The Brown Eyed Girls‘ leader JeA, after many a rumor of a solo debut, has finally done it this January. Her solo debut mini-album is entitled Just JeA, consisting of five tracks with a few featuring artists. Her title track is “While You’re Sleeping.” She’s the last of the group’s ladies to go solo, and it’s about time. The album is meant to showcase JeA, not as a member of the Brown Eyed Girls, but as a producer and strong vocalist in her own right.
The first song off the album is JeA’s work with Eric Benét: “Days & Nights.” This was a particularly curious collaboration. Would JeA be singing in English? Or how about Eric Benét in Korean? Turns out there’s a mix of both. The majority of the parts sung together are in English, but there’s a phrase or two in Korean. JeA’s solo parts are mostly in Korean while Benét’s are in English. The pair’s voices go well together, both putting in restrained emotion accompanied by an abundance of vibrato. JeA’s voice lends a delicate touch that grows stronger near the end, and Benét’s give the song the right groove. The acoustic guitar in particular helps create a sultry and slightly sorrowful mood in the song, reflecting the memories of a passionate meeting of a past that is over.
Second is “Street Cat.” The acoustic guitar is back, and it brought some whistles along. The song wonderfully emulates the movements of a cat with the beat. JeA’s voice creates the feeling of just creeping along, like a cat confident on the street. The lyrics are honestly a joy to read. Most of the song takes the confident side of the speaker, only changing about two-thirds of the way in to show brief vulnerability stemming from past hurt that in turn led to the strength they have now. Though literally speaking as a cat, it’s apparent that the theme and sentiments can also be applied to a human. This is my favorite of the mini.
The third song is the mini-album’s title track: “While You’re Sleeping.” The track sounds fit for a musical solo where the woman’s crush loves another, inciting a change in feelings from the hardship of unrequited love. The instrumental is full with electric guitar and piano alongside strings and backing vocalists to truly make that impression on the listener. The song does a great job of showing off JeA’s vocal abilities from her range to emotion infused in the vocals. Overall, it’s a solid track to promote, though it seems tiring to perform repeatedly.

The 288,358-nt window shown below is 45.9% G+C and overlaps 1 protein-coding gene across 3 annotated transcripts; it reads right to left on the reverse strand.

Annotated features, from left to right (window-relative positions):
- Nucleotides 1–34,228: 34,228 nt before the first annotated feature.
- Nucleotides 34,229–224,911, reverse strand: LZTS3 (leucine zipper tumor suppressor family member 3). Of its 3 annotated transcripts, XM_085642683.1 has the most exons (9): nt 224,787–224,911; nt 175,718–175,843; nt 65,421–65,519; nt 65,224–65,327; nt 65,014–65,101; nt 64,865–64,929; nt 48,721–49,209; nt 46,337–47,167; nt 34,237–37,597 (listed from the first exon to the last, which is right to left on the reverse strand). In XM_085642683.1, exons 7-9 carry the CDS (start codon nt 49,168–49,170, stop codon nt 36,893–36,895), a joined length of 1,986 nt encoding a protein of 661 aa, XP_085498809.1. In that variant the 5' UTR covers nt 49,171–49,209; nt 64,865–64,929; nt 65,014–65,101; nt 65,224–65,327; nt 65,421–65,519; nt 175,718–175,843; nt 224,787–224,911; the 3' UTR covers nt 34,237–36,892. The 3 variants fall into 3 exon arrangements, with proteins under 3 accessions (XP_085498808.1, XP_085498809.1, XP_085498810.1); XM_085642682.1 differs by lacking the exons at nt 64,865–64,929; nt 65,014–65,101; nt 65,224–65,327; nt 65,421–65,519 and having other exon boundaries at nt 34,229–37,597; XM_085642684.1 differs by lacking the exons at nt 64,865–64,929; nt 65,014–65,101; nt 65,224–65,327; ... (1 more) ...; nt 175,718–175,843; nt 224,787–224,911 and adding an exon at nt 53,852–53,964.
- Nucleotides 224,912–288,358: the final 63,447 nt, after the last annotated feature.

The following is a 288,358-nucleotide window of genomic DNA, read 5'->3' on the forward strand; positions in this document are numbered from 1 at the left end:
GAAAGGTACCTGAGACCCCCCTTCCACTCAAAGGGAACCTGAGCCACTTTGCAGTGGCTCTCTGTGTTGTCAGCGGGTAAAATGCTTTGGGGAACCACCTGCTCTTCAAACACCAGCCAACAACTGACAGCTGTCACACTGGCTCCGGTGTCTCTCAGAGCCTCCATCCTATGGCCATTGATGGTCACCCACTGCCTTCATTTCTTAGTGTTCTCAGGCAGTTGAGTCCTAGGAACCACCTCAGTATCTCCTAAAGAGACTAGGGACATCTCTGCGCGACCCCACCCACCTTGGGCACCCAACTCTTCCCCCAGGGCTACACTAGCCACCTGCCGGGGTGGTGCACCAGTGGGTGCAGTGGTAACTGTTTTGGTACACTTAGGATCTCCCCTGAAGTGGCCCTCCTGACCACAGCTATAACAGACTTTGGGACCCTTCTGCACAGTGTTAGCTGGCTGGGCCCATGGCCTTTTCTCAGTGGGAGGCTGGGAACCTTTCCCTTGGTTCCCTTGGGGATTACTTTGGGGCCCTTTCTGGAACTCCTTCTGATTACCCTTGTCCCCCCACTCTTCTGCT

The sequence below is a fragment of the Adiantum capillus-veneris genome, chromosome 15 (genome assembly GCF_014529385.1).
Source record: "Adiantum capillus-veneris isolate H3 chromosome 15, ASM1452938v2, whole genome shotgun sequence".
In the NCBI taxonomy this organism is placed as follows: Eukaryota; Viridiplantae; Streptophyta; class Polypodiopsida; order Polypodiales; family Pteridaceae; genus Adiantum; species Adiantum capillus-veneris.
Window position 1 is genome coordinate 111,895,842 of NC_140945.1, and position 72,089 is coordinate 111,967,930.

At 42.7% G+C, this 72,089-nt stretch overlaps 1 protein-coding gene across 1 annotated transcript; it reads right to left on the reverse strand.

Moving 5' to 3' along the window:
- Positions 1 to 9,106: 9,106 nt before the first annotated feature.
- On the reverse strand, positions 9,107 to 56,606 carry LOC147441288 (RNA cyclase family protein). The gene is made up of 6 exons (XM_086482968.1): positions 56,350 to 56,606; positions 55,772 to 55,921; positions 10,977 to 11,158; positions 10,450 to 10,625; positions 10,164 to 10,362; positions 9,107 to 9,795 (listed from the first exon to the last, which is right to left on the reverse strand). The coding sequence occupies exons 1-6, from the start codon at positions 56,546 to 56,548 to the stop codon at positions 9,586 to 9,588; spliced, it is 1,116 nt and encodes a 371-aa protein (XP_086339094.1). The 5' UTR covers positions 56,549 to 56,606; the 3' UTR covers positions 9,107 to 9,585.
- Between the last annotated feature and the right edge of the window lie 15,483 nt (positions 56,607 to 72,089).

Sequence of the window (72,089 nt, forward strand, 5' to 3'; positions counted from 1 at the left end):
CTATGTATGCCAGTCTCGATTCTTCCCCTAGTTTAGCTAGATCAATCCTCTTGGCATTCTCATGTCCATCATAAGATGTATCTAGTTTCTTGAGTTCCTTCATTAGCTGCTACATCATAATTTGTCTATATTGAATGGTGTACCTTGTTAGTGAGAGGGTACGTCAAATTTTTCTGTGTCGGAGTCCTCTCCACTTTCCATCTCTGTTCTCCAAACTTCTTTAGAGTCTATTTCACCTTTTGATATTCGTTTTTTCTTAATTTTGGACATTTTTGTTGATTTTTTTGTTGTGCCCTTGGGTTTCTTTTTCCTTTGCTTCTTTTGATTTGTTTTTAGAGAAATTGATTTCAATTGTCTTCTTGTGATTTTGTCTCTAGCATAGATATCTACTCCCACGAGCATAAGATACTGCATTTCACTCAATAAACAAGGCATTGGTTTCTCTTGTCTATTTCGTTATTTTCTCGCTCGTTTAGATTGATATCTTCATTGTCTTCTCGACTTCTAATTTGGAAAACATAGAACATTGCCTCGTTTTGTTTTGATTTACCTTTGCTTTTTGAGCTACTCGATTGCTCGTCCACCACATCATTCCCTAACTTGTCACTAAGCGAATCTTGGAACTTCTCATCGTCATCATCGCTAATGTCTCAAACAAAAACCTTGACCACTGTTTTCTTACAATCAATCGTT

Fourth is the pre-released track, “Let’s Hug,” featuring Jung Yeop of Brown Eyed Soul. It’s the slowest track of the mini-album, an R&B ballad with beautiful voices. The background is kept simple to focus on the voices that harmonize and work well together, full of the sentiments that arise from seeing a previous lover again. As sweet as the song is, the song lulls some, mostly due to the slower pace.
Ending the album is “Silent Stalker” featuring Double K. It starts off ominously with some fabricated electric sounds–a bit unexpected considering the trajectory the previous tracks created–before exploding into full pleads. JeA’s parts are low, seductive, and desperate, indicating that she’s playing the role of the stalker. Double K has two distinct rap segments; in the first he’s playful and coaxing, but he grows a harsher edge with JeA’s persistence. The last twenty seconds are particularly haunting as JeA’s vocals are mixed with Double K’s continued dismissal of this woman he doesn’t know well. JeA’s outbursts had the potential to be messy and out of place, but they actually swell well, turning the song into a story of obsessive behavior. It’s interesting how JeA’s parts until Double K’s second rap portion could actually be legitimate concerns of a girlfriend. But that second rap makes it clear how they don’t actually know each other.
JeA’s debut album shows multiple directions that all lead to the same conclusion: she has a fantastic voice and knows how to use it. Every song has its own charm, making this mini-album a joy to listen to. Her title song sits in the center of the album, letting the previous two songs build up to its intensity before sharply dropping off and later ending with a twist. It’s an exceptionally strong album that moves away from the strong and powerful image of the Brown Eyed Girls to show what just JeA is about. My complaints are few: the only track that doesn’t engage me as much as the others is “Let’s Hug,” though it’s still above average and well-enjoyed, as shown by its success on music charts.
Overall Score: 4.75/5
How about you, readers? What did you think of Just JeA?